Use Wordle in the Classroom For Learning
Use Wordle in the classroom? Or maybe introducing it to homeschoolers or even distant learning students? While we all learn in different ways, if your students get excited in the opportunities this word game presents, it might pique their interest in words and reading. Plus, it’s a big deal in pop culture, so there is plenty of interest in playing this game every day.
Teachers Use Word Games Daily
Depending on the grade level, you might find this word game too advanced for students below 3rd grade. However, it will be a challenge to elementary age and middle school students and it’s encouraged that a group participation be considered when using Wordle in the Classroom.
If you are wondering exactly how you can incorporate a daily game or the concept of the game, read on. Your students will quickly pick up the idea of the game and you might even get a few suggestions as they get engrossed in the language differences.
7 Tips on How to Use Wordle in the Classroom
- Offer to play Wordle with the entire class. As we all know, working together on a puzzle is fun. Understanding the process of the game along with the rules, colors of the boxes and the reasons one might pick a letter is a great way to introduce Wordle and involve engagement of all the students
- Break down the analytics of the letters and apply it to the word game. Be it vowels or consonants, the reason there are certain words players start with is based solely on math and statistics of the number of times a letter of the alphabet is used. As you might imagine some letters are used far more than others.
- Reflect and showcase letter combinations on the day-to-day aspect of the puzzles. This puzzle is a unique way to teach how certain words are expected to have vowel combinations (and some consonant combinations too.)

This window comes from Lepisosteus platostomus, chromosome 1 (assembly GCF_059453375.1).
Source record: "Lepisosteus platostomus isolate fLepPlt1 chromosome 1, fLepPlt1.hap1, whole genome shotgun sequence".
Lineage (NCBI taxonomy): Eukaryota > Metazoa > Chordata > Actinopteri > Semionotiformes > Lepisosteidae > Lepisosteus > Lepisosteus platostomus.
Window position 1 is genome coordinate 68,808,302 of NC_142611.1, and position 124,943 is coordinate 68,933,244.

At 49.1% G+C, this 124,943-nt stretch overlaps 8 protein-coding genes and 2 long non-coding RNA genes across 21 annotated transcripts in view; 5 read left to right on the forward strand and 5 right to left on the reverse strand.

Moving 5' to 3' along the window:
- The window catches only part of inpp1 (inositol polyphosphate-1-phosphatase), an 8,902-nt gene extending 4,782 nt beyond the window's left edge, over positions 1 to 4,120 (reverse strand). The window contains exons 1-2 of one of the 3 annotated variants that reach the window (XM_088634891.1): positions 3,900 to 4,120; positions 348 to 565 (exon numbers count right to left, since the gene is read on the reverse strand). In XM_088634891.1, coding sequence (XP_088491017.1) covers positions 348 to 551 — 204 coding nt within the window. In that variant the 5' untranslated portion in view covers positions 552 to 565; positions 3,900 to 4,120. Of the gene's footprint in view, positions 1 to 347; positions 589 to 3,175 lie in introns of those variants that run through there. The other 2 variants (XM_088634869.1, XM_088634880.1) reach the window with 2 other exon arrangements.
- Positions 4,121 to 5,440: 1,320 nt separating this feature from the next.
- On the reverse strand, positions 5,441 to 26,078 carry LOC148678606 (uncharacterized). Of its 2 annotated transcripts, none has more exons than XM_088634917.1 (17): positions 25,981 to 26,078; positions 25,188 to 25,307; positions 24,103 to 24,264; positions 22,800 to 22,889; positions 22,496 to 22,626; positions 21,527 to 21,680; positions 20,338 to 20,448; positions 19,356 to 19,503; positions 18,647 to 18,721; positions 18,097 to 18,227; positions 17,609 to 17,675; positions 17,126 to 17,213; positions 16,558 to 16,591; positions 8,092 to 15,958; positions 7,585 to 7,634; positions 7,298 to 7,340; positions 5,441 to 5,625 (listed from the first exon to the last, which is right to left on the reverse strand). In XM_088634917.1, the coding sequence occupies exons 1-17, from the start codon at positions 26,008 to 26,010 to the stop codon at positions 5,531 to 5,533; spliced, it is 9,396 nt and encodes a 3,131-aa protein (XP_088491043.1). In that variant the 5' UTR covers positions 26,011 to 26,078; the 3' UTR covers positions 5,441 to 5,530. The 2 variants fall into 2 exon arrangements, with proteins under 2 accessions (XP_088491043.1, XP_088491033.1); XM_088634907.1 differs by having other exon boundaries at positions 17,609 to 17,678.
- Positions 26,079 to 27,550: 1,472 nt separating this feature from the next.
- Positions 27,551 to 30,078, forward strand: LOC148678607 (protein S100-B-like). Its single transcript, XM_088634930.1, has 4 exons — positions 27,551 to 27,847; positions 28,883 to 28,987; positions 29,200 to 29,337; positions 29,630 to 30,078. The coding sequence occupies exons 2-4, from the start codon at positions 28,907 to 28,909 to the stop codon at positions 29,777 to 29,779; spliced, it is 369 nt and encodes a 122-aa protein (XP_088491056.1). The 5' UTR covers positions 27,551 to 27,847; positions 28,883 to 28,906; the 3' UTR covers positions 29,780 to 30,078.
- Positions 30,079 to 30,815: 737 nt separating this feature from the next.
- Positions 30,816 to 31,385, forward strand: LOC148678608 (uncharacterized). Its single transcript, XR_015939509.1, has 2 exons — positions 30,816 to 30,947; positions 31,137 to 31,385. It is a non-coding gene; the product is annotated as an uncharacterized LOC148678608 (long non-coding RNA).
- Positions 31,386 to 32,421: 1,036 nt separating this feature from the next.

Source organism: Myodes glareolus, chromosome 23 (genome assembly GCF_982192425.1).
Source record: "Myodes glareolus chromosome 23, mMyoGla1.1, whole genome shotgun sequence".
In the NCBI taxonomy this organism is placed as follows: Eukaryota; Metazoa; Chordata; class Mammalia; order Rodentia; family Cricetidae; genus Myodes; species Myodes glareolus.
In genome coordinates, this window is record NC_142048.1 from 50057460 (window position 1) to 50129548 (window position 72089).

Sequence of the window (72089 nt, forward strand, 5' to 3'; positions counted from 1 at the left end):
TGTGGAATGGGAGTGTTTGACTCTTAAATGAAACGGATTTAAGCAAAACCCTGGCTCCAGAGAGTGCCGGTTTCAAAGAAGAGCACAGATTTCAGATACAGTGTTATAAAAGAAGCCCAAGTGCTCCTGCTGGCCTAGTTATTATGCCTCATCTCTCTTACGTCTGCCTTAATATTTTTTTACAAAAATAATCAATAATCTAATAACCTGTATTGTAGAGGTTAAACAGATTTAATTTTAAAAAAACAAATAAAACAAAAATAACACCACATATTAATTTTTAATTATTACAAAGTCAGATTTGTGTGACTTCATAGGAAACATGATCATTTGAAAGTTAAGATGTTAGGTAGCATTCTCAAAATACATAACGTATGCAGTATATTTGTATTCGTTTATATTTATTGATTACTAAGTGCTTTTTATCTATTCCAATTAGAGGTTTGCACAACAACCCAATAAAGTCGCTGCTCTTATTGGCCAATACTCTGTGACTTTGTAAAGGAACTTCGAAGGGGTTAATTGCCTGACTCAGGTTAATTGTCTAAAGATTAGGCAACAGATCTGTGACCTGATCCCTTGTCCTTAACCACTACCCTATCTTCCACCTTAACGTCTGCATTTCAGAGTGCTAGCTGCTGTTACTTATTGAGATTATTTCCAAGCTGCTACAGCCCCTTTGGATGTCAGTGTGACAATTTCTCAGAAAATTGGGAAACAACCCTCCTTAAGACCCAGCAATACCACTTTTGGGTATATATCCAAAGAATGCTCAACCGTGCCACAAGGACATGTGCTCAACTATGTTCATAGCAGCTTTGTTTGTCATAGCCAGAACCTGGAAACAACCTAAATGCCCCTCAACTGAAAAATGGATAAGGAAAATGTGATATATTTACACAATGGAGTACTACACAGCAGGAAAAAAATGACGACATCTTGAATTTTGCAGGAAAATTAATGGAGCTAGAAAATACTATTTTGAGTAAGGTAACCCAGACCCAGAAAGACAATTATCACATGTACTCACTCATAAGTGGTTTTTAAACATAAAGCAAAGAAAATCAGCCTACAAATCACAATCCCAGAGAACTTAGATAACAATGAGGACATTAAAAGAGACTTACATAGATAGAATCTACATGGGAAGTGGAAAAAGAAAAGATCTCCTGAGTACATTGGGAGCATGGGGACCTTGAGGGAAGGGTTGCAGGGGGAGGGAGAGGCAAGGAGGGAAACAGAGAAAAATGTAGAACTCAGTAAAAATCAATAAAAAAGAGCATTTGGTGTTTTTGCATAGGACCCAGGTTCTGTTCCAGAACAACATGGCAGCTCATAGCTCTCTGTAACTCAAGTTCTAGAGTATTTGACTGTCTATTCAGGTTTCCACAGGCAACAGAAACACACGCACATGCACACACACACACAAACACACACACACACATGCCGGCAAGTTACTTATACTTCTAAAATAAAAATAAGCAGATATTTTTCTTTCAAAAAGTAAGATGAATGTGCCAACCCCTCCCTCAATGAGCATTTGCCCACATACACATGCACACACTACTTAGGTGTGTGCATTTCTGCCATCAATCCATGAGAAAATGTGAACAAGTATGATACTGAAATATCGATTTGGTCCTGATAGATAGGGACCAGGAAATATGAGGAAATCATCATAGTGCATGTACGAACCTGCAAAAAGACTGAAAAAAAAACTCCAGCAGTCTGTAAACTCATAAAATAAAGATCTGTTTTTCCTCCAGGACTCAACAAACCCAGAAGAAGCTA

- Sound out the words in every step. Of course it won’t be the exact word until you get to the end, but the idea to hear the sounds of the letters triggers a new perception of what the final answer could be. And it’s a great tool to reinforce when students learn new pronunciations.
- Encourage students to make their own Wordle puzzles. There are a number of places online students could easily make their own word puzzles to share with other classmates to play. Creating and developing words is a great way to actively involved student participation.
- Check out other websites that are similar to Wordle for an opportunity to engage word play. If you are looking for examples, consider Worlde a geography game that’s similar in concept to the popular pop culture word game.
- Offer up the clues for the daily game to help students try to complete the actual word puzzle. Sites like Inverse offer daily clues that help solve the game without giving the answers entirely.
BONUS — A Few More Ideas!
- Use the Wordle template to share words your class is currently familiar with. If you are studying social science, history or even geography, you could find five letter words and put together personal wordles (for your classroom) that helps learn the material while enjoying an introduction of the game.
- While not everyone might be able to complete the puzzle, use this game as a reminder that it’s about putting in the effort to complete it. Even the best Wordle players don’t solve the puzzle day after a day.
Your students might already be very aware of Wordle and want to learn more about the game. Other students might already be trying to complete the puzzle. Offering a supportive way to enjoy the word game while learning new words and letter combinations is an amazing teaching tool. Our hope is the 9 Tips on How to Use Wordle in the Classroom helps you incorporate this idea into some lessons in your classroom.